Chemical Neurotransmission+Synaptic plascity Flashcards Preview

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Flashcards in Chemical Neurotransmission+Synaptic plascity Deck (11)
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What is the sequence of events associated with synaptic transmission across chemical synapses?

1. action potential in presynaptic cell
2. depolarization of the cell membrane of the presynaptic axon terminal
3. release of the chemical transmitter by the presynaptic terminal
4. binding of transmitter to specific receptors on plasma membrane of postsynaptic cell
5. transient change in conductance of postsynaptic plasma membrane to specific ions
6. transient change in membrane potential of postsynaptic cell


What is the mechanism of termination of synaptic transmission at neuromuscular junction?

-acetylcholinesterase at post junctional membrane hydrolyzes ACh


What are hemicholiniums?

-inhibit uptake of choline by the presynaptic motor neuron. motor neurons can't synthesize choline and must transport it in to make acetycholine


Describe the molecular basis for myasthenia gravis

-density of functional nAChR (nicotinic acetylcholine receptor) is lower than normal
-antibodies to nAChR protein
-leads to smaller EPP, which may be too small to elicit an action potential in muscle
-leads to muscle weakness and fatigue


Name members of the following classes of neurotransmitters: catecholamines, excitatory amino acids, inhibitory amino acids, neuropeptides, gases

-acetylcholine: in peripheral nervous system and brain
-catecholamines: dopamine, norepinephrine, epinephrine (serotonin, histamine).
-excitatory amino acids: glutamate, aspartate.
-inhibitory amino acids: gamma amino butyric acid (GABA), glycine. GABA in most CNS neurons.
-neuropeptides: endogenous opioids like endorphin, dynorphins, enkephalins. Substance P relays sensory info.
-Gases: nitric oxide


Distinguish between EPSP and IPSP and know the ionic conductance changes that occur with each

-EPSP=excitatory postsynaptic potential. transient depolarization of postsynaptic neuron caused by action potential. transmitters that increase conductance of postsynaptic membrane to Na+ and reduce conductance of K+
-IPSP=inhibitory postsynaptic potential. transient hyper polarization caused by an action potential. increased conductance of postsynaptic cell to Cl- and/or K+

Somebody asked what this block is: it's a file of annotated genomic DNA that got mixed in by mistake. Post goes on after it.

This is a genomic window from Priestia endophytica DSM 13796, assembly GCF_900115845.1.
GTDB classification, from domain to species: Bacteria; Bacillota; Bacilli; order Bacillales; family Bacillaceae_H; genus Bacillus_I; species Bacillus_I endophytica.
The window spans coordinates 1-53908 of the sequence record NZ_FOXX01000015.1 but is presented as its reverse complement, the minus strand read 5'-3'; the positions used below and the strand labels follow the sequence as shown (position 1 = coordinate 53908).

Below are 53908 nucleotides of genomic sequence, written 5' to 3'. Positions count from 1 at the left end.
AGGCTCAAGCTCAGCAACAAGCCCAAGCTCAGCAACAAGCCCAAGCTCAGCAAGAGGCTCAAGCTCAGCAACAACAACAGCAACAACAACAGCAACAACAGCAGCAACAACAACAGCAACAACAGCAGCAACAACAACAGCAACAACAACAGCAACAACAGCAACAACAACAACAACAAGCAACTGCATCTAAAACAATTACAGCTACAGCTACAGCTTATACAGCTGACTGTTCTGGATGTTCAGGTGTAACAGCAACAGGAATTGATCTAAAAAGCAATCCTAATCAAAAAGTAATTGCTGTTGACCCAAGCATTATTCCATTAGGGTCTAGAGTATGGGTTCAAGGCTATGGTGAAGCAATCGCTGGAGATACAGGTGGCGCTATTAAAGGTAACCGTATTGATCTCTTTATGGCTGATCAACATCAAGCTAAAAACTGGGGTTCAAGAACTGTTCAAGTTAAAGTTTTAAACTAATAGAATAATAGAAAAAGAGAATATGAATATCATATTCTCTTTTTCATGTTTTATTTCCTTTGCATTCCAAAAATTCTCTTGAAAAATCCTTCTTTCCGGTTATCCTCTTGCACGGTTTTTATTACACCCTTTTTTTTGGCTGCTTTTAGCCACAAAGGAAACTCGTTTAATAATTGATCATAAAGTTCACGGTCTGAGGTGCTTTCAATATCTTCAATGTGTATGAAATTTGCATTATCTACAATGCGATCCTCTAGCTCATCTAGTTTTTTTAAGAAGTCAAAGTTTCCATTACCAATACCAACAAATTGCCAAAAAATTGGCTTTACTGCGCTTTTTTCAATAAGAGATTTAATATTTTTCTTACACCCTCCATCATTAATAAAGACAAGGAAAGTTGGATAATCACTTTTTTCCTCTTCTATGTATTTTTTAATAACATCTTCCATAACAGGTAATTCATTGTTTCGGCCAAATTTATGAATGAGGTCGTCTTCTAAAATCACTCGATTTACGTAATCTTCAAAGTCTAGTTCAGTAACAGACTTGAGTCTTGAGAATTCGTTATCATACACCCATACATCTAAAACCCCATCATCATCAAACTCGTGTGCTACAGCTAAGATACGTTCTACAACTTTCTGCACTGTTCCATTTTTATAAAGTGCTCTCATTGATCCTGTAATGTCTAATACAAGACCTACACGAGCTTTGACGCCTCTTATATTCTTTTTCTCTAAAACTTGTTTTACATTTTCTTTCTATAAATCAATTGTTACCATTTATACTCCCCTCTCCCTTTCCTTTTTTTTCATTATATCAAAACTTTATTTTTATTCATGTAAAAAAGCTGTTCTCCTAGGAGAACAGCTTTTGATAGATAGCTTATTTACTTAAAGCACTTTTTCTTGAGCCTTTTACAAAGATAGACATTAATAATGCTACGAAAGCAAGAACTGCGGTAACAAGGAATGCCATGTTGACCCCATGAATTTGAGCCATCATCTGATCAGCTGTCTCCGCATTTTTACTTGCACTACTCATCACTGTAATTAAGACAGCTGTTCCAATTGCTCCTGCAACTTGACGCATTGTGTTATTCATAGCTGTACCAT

Describe the action potential in terms of sequential changes in conductance of Na+ and K+

-Na+ channels open and Na+ flow in
-depolarization of membrane that causes neighboring Na+ gates to open
-Na+ voltage gated channels close
-K+ channels open, K+ leave cells and cause repolarizaion
-hyperpolarization before returning to resting level


What is LTP and what are its properties?

-Long term potentiation is long lasting enhanced synaptic strength
-input specificity: input that has undergone high frequency stimulation express LTP
-associativity: weak input cannot be potentiated only, but coupled with strong input, can be potentiated together


Describe the induction mechanism of LTP.

-needs high level stimulation. low level induces long term depression (LTD) instead
-Glutamate binds to AMPA-->depolarizaion and Na+ enters the cells
-NMDA: has Mg2+ block, so with glutamate alone, nothing happens, but glutamate+membrane depolarization (from AMPA stimulation), removes Mg++ block and Na+ flows in. Also permeable to Ca++, important secondary signal.


Describe LTP expression mechanisms.

1. presynaptic changes: increase in quantity of neurotransmitters released
2. postsynaptic changes: increase in function and number of AMPA receptors
3. increase in receptor conductance via phosphorylation of AMPA receptor
4. increase in functional synapses: insertion of AMPA receptors into post synaptic membrane converting silent synapses (NMDA only) to functional ones
5. Increase in receptor number in functional synapses: more AMPA


How is synaptic plasticity regulated?

1. metaplasticity: chronic activity leads to desensitization (harder to induce plasticity), prolonged inactivity increases sensitivity of synapses (lowers threshold for inducing plasticity)
2. Firing rate homeostasis: modifications of synaptic drive to maintain firing rate within a targeted functional range
3. Synaptic scaling: scaling back a cell's firing scales to reduce strength of synapses to prevent unconstrained potentiation

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